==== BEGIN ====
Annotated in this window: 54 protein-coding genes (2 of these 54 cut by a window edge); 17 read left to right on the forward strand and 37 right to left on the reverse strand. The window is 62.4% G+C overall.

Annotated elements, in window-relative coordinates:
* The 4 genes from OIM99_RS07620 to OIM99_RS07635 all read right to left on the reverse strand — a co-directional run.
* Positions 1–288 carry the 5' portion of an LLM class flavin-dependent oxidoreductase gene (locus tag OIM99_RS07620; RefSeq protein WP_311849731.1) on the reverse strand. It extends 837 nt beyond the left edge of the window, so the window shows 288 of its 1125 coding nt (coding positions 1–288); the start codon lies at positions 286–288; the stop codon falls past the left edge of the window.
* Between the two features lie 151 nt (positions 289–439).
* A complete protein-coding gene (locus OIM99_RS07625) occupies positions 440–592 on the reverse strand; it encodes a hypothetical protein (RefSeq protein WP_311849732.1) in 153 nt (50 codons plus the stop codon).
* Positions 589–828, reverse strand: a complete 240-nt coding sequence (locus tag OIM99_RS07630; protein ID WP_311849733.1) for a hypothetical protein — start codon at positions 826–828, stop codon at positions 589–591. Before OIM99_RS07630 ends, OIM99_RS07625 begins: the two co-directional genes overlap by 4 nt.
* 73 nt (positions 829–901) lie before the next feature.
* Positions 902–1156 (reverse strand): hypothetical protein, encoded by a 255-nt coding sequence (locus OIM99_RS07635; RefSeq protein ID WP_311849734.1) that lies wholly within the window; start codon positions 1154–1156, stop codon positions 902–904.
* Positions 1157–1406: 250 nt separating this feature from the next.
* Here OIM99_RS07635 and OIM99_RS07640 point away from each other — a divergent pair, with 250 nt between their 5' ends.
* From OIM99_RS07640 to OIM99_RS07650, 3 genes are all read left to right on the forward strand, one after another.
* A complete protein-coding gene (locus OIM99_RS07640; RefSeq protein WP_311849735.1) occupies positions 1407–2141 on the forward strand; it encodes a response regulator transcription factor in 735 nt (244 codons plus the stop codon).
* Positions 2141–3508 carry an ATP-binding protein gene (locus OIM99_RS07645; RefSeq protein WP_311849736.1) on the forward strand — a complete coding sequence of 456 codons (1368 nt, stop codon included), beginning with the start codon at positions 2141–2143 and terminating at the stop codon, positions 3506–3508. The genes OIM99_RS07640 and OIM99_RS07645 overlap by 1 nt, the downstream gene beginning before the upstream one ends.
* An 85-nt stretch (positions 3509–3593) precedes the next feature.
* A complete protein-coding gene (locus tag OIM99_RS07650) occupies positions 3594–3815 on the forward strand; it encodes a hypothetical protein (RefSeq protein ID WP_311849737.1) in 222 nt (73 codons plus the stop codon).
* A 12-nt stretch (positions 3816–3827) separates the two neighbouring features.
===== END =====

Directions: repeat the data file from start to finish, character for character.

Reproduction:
Annotated in this window: 54 protein-coding genes (2 of these 54 cut by a window edge); 17 read left to right on the forward strand and 37 right to left on the reverse strand. The window is 62.4% G+C overall.

Annotated elements, in window-relative coordinates:
* The 4 genes from OIM99_RS07620 to OIM99_RS07635 all read right to left on the reverse strand — a co-directional run.
* Positions 1–288 carry the 5' portion of an LLM class flavin-dependent oxidoreductase gene (locus tag OIM99_RS07620; RefSeq protein WP_311849731.1) on the reverse strand. It extends 837 nt beyond the left edge of the window, so the window shows 288 of its 1125 coding nt (coding positions 1–288); the start codon lies at positions 286–288; the stop codon falls past the left edge of the window.
* Between the two features lie 151 nt (positions 289–439).
* A complete protein-coding gene (locus OIM99_RS07625) occupies positions 440–592 on the reverse strand; it encodes a hypothetical protein (RefSeq protein WP_311849732.1) in 153 nt (50 codons plus the stop codon).
* Positions 589–828, reverse strand: a complete 240-nt coding sequence (locus tag OIM99_RS07630; protein ID WP_311849733.1) for a hypothetical protein — start codon at positions 826–828, stop codon at positions 589–591. Before OIM99_RS07630 ends, OIM99_RS07625 begins: the two co-directional genes overlap by 4 nt.
* 73 nt (positions 829–901) lie before the next feature.
* Positions 902–1156 (reverse strand): hypothetical protein, encoded by a 255-nt coding sequence (locus OIM99_RS07635; RefSeq protein ID WP_311849734.1) that lies wholly within the window; start codon positions 1154–1156, stop codon positions 902–904.
* Positions 1157–1406: 250 nt separating this feature from the next.
* Here OIM99_RS07635 and OIM99_RS07640 point away from each other — a divergent pair, with 250 nt between their 5' ends.
* From OIM99_RS07640 to OIM99_RS07650, 3 genes are all read left to right on the forward strand, one after another.
* A complete protein-coding gene (locus OIM99_RS07640; RefSeq protein WP_311849735.1) occupies positions 1407–2141 on the forward strand; it encodes a response regulator transcription factor in 735 nt (244 codons plus the stop codon).
* Positions 2141–3508 carry an ATP-binding protein gene (locus OIM99_RS07645; RefSeq protein WP_311849736.1) on the forward strand — a complete coding sequence of 456 codons (1368 nt, stop codon included), beginning with the start codon at positions 2141–2143 and terminating at the stop codon, positions 3506–3508. The genes OIM99_RS07640 and OIM99_RS07645 overlap by 1 nt, the downstream gene beginning before the upstream one ends.
* An 85-nt stretch (positions 3509–3593) precedes the next feature.
* A complete protein-coding gene (locus tag OIM99_RS07650) occupies positions 3594–3815 on the forward strand; it encodes a hypothetical protein (RefSeq protein ID WP_311849737.1) in 222 nt (73 codons plus the stop codon).
* A 12-nt stretch (positions 3816–3827) separates the two neighbouring features.